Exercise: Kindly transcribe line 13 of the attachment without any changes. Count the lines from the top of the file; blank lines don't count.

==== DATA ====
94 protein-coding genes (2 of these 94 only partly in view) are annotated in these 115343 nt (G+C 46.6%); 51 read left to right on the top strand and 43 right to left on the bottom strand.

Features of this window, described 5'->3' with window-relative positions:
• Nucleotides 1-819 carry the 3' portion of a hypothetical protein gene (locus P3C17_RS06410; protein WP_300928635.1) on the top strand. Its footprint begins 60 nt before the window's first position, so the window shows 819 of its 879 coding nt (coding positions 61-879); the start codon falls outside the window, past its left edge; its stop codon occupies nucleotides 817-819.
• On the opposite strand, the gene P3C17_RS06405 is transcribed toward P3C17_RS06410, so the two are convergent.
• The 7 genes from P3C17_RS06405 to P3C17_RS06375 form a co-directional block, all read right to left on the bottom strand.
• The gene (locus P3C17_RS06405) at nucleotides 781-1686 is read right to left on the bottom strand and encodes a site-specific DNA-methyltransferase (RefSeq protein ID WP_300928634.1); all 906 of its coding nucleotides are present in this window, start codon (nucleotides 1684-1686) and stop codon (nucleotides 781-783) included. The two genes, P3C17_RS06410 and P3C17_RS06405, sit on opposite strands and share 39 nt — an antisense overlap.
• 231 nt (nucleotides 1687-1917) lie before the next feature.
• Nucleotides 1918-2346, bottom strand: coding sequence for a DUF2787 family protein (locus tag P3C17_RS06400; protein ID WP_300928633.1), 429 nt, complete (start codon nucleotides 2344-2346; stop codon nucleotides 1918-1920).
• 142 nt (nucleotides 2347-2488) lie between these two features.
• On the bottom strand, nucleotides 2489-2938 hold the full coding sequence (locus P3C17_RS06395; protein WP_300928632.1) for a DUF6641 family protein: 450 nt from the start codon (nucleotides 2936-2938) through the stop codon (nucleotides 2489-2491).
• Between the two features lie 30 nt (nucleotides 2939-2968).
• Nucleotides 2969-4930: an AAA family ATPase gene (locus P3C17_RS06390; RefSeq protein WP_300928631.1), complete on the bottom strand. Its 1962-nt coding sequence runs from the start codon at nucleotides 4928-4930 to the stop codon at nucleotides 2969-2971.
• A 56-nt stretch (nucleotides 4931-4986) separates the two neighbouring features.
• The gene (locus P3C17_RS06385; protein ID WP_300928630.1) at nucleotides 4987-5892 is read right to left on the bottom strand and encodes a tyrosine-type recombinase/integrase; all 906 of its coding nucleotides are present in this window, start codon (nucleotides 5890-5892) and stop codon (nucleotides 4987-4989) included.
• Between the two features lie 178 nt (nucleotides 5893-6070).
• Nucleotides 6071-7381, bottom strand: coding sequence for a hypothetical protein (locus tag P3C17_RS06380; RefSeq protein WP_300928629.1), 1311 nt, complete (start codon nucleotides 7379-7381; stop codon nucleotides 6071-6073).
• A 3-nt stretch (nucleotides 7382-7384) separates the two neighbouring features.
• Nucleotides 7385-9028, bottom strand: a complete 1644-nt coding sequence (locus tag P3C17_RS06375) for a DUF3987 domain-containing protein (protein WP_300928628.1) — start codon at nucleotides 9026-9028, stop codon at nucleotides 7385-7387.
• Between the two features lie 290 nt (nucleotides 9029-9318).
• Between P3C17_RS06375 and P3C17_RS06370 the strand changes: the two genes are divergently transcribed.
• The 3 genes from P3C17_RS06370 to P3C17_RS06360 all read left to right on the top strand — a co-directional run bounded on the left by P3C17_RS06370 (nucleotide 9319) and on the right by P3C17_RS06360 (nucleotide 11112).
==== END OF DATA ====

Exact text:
• A 56-nt stretch (nucleotides 4931-4986) separates the two neighbouring features.